IPC-puppy taking shape
Username: BarryK
"I have been more than just playing with the idea of using Unix Domain Sockets, I have written a complete daemon, named pup_event_backend_d, with pup_event_frontend_d one of its clients. I have also documented the user interface: However, this is some-way-away from appearing in an actual Puppy, as there are problems. The most fundamental problem, I discovered, is that the Linux implementation of Unix Domain Sockets seems to be a bit wobbly. The send() function is documented to return an error if the connection (with client) is broken, however it crashes, and brings the server (pup_event_backend_d) down with it. I have not been able to find out a way to test if a socket connection to client if valid. Online docs indicate that getpeername() should do it, however on Linux this function returns "Success" regardless -- it would seem that it has not been implemented to support local sockets. Reading posts on forums and mail-lists, when someone posts about a Unix Domain Socket problem, many of the replies go on about networking -- as many people do not seem to be aware that this class of socket is local only. I might have to completely rewrite the server with individual processes for each client connection, so if one goes down, the rest won't. Anyway, I'll rest tonight, watch a bit of TV -- "The Dome" is on tonight. If this stuff ever does see the "light of day", it will probably be in Quirky.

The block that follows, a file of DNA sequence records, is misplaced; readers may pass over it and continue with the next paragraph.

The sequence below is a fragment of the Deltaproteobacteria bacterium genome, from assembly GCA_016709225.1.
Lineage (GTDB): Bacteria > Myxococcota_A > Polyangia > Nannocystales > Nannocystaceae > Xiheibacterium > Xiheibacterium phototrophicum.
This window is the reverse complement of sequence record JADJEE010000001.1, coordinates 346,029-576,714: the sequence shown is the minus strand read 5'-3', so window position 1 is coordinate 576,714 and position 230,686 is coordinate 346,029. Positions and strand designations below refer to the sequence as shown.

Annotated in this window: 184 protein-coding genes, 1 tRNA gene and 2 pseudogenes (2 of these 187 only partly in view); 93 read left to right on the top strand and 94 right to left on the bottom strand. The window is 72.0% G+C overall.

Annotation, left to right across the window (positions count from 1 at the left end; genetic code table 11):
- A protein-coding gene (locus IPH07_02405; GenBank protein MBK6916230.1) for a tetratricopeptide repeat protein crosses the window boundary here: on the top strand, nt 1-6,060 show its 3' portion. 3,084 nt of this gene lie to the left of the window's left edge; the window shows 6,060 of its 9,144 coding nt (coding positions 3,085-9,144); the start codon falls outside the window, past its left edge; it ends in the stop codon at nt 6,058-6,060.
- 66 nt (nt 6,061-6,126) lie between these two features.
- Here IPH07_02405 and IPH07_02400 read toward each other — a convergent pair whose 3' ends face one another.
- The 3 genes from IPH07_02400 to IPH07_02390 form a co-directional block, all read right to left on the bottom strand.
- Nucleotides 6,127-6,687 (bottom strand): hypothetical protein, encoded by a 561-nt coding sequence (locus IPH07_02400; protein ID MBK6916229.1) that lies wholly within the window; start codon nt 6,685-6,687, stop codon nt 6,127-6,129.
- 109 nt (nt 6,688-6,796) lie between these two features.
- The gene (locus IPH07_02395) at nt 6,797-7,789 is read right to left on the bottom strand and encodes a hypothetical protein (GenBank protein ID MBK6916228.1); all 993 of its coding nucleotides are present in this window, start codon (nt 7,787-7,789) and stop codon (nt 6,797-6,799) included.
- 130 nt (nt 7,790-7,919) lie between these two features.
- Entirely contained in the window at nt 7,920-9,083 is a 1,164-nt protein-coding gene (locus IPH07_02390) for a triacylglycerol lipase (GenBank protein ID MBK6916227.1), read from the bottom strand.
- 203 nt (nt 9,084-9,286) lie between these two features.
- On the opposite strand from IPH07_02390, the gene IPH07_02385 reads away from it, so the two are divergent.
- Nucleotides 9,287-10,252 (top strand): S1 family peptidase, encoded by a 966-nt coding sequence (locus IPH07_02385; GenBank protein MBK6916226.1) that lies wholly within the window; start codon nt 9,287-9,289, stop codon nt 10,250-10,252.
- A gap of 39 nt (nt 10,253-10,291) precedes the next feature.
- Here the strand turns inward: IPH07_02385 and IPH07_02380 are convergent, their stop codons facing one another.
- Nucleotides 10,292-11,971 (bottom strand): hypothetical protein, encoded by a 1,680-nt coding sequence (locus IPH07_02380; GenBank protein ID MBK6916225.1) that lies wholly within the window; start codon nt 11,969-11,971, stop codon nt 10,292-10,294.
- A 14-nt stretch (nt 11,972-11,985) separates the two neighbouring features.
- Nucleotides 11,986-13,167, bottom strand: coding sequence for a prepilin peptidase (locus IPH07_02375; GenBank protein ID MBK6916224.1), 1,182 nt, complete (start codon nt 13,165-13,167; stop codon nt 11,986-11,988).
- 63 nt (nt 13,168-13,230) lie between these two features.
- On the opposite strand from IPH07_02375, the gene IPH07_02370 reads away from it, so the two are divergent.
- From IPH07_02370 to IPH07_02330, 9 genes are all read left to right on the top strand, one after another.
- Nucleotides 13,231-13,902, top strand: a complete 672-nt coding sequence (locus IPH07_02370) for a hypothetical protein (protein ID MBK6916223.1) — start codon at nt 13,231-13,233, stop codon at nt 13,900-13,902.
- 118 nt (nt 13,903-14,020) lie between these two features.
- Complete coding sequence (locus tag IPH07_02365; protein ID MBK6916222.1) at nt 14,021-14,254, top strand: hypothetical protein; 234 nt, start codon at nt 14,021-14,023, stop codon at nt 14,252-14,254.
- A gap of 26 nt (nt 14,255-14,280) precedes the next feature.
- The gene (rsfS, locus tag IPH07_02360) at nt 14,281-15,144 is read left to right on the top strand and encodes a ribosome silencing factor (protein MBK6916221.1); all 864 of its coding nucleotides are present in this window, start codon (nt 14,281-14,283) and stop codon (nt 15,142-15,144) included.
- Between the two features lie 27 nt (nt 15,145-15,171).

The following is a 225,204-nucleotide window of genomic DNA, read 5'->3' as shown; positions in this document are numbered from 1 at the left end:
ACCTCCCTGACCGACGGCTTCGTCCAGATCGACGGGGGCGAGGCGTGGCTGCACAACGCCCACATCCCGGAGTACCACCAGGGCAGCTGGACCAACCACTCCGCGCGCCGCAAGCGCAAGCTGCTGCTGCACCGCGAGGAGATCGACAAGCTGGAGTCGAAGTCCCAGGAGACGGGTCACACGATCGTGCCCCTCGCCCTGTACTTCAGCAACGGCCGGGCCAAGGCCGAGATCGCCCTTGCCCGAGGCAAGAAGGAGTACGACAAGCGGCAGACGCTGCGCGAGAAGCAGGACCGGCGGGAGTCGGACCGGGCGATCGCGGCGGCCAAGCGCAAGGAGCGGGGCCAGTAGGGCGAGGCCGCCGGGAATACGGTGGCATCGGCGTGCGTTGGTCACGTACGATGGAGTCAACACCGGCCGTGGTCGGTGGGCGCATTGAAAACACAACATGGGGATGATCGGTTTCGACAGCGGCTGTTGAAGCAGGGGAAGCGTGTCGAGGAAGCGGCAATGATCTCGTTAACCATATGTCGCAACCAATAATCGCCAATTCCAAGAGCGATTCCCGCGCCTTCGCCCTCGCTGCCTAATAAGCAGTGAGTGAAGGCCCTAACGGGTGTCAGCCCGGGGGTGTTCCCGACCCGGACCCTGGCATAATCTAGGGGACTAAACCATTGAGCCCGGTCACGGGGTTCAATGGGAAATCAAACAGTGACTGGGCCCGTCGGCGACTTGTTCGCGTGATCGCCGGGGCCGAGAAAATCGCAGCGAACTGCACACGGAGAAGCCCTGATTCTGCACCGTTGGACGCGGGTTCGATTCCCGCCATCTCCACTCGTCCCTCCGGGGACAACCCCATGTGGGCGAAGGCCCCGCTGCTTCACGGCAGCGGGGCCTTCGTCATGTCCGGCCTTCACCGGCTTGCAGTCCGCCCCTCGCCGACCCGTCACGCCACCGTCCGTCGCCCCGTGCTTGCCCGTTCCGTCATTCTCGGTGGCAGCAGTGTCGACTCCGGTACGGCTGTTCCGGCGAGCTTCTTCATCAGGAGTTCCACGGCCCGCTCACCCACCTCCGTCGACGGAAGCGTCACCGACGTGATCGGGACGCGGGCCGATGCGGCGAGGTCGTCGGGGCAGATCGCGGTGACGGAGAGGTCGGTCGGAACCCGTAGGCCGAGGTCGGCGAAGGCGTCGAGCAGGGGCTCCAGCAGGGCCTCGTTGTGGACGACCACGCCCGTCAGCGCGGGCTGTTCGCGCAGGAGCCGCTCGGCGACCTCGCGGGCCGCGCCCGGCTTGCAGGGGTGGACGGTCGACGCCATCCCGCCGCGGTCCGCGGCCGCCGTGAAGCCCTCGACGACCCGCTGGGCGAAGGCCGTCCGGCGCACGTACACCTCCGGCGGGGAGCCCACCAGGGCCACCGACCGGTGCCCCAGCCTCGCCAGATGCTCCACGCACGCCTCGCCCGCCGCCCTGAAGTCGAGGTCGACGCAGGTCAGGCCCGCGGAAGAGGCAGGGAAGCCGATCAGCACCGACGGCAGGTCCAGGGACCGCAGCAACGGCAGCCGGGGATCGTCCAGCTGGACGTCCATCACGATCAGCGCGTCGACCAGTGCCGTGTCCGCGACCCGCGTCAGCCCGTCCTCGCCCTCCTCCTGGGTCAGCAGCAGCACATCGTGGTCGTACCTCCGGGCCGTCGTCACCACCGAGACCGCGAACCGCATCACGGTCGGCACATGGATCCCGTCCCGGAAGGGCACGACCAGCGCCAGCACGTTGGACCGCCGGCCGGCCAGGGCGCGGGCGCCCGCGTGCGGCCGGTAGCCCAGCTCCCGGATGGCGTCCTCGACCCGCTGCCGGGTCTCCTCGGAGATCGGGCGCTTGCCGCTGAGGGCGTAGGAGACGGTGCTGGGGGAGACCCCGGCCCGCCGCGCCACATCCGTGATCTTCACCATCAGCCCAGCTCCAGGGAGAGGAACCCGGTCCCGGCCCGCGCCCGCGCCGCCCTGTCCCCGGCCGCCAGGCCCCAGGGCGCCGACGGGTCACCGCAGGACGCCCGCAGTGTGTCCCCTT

Named pipes
Username: BarryK
"I am rewriting it using named pipes. Looking good so far. They are a bot more efficient, plus I think basically more robust. Quite simple also. I'll take down that pup_event_backend user-interface web page, as I will rework it, if decide to go for named pipes.

Inotify directory
Username: technosaurus
"I had almost exactly this same thought process and finally settled on inotify watching a directory. With inotify you can run a (separate) process when any file in the directory is created, removed, modified, read, written, etc... Which can include named pipes, sockets or even devices or directories. as long as you plan to stick with linux, it is quite robust since it uses the inotify syscall as an essentially free event trigger that eliminates polling and the associated cpu usage (bsd has a similar mechanism) The major advantage though is that intermediate devs can work with it from shell scripts just by echoing data to a file in the watched directory.

Re inotify
Username: BarryK
"technosaurus, That is a very good idea! I got IPC working with Unix Domain Sockets, but with some issues. Then yesterday I reimplemented it with named pipes, but have some other issues. Neither solution was as light-weight as I wanted. A very good learning experience anyway.

Under the dome
Username: BarryK
" [i]Anyway, I'll rest tonight, watch a bit of TV -- "The Dome" is on tonight.[/i] That should be "Under the dome"! It is based on a book by Stephen King. Set in a typical US small town -- with murderers, drug-runners and corrupt officials :happy:

yes job well done
Username: aarf
"yes you deserve a rest. Raring Puppy 5.6.94 is good job indeed. but for the life of me i cant see how/why you would find this dome thing, as you describe it, interesting. (scratches head, screws up brow) lol

Tags: woof